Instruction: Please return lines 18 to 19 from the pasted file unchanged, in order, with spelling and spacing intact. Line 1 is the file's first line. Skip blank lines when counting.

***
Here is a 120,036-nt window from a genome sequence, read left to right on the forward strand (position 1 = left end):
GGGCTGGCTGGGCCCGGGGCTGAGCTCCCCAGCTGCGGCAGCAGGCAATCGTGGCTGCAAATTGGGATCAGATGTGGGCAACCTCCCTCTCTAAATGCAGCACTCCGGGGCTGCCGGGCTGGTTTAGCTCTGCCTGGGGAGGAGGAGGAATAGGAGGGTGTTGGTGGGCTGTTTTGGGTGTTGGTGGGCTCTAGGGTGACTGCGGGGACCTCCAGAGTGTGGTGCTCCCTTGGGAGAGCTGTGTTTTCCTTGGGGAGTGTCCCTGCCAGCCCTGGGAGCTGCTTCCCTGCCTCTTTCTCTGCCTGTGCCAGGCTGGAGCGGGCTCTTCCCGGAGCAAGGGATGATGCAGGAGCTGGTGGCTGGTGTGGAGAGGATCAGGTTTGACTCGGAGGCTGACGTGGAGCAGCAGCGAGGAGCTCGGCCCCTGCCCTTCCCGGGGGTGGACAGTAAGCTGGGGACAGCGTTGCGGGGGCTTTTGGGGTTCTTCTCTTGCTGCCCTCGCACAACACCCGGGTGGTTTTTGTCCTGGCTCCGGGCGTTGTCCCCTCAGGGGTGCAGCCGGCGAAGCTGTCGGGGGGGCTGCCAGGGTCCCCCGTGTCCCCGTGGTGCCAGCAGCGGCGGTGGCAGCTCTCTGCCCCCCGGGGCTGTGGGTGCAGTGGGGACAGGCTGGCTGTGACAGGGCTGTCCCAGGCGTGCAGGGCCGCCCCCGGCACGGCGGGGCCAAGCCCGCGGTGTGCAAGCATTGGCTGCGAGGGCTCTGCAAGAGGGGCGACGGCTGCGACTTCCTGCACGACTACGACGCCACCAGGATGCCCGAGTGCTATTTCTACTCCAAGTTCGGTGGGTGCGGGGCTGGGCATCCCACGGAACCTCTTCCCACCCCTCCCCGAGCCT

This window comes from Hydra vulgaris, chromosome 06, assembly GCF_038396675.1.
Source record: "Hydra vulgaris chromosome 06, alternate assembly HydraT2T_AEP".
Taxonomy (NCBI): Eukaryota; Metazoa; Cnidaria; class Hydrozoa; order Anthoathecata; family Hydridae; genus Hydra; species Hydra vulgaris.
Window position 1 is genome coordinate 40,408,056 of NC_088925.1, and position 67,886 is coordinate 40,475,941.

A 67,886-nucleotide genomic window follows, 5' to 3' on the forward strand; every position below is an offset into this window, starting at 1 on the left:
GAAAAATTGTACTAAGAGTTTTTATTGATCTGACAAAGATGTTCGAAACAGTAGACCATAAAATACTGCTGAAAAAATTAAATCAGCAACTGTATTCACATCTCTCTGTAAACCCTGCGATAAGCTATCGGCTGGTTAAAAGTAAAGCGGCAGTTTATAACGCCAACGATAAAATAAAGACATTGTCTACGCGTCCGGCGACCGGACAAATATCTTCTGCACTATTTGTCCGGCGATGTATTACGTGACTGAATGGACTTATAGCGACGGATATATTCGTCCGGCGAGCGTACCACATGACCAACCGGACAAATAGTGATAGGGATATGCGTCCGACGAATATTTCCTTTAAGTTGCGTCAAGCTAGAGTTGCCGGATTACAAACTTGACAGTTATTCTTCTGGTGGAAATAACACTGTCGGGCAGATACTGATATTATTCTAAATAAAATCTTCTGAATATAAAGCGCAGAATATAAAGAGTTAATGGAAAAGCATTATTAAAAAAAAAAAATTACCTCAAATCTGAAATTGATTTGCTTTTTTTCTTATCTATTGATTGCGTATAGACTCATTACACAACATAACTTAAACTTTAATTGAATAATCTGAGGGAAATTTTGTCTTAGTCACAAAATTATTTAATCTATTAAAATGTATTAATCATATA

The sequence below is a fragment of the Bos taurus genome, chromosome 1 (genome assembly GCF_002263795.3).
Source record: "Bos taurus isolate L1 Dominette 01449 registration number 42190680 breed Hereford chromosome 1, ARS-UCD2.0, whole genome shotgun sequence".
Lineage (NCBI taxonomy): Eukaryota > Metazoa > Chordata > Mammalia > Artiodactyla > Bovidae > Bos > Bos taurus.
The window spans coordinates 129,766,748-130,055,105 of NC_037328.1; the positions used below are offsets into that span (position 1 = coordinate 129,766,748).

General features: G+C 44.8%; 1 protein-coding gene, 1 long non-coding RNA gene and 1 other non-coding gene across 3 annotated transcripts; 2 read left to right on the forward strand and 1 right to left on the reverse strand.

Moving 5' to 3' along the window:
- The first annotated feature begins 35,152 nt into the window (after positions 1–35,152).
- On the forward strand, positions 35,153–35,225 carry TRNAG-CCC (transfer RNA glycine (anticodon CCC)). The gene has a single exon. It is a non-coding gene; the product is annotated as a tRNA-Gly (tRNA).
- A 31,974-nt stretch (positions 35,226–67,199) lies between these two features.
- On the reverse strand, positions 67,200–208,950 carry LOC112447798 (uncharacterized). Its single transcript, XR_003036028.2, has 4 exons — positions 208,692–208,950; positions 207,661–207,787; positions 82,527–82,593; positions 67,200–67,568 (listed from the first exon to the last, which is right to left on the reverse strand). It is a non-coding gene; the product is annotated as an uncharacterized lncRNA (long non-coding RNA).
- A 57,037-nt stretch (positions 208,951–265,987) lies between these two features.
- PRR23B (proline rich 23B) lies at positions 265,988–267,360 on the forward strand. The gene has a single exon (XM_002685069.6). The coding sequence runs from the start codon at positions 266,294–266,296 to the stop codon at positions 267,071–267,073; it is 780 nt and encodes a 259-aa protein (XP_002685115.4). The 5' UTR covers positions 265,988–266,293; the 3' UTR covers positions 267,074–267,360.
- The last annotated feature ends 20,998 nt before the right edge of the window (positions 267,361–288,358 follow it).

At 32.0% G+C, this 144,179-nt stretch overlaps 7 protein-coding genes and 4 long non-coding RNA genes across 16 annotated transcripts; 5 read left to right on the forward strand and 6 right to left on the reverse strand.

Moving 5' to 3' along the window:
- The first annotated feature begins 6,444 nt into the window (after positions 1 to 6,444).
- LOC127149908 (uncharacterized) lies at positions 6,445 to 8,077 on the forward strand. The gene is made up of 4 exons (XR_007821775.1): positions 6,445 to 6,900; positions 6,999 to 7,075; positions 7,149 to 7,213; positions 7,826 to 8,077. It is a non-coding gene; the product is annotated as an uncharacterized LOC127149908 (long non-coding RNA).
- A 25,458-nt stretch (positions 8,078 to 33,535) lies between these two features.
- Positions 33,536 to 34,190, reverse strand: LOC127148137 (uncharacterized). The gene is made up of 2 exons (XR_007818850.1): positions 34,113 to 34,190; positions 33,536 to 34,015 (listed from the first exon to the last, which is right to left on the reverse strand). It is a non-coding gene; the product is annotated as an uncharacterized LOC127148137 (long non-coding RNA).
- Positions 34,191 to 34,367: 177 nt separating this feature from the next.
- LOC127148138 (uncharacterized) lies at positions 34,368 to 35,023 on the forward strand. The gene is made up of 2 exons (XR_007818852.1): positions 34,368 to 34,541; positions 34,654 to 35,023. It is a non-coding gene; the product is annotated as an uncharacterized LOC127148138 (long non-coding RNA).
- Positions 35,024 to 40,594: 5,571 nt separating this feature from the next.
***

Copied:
- On the reverse strand, positions 67,200–208,950 carry LOC112447798 (uncharacterized). Its single transcript, XR_003036028.2, has 4 exons — positions 208,692–208,950; positions 207,661–207,787; positions 82,527–82,593; positions 67,200–67,568 (listed from the first exon to the last, which is right to left on the reverse strand). It is a non-coding gene; the product is annotated as an uncharacterized lncRNA (long non-coding RNA).
- A 57,037-nt stretch (positions 208,951–265,987) lies between these two features.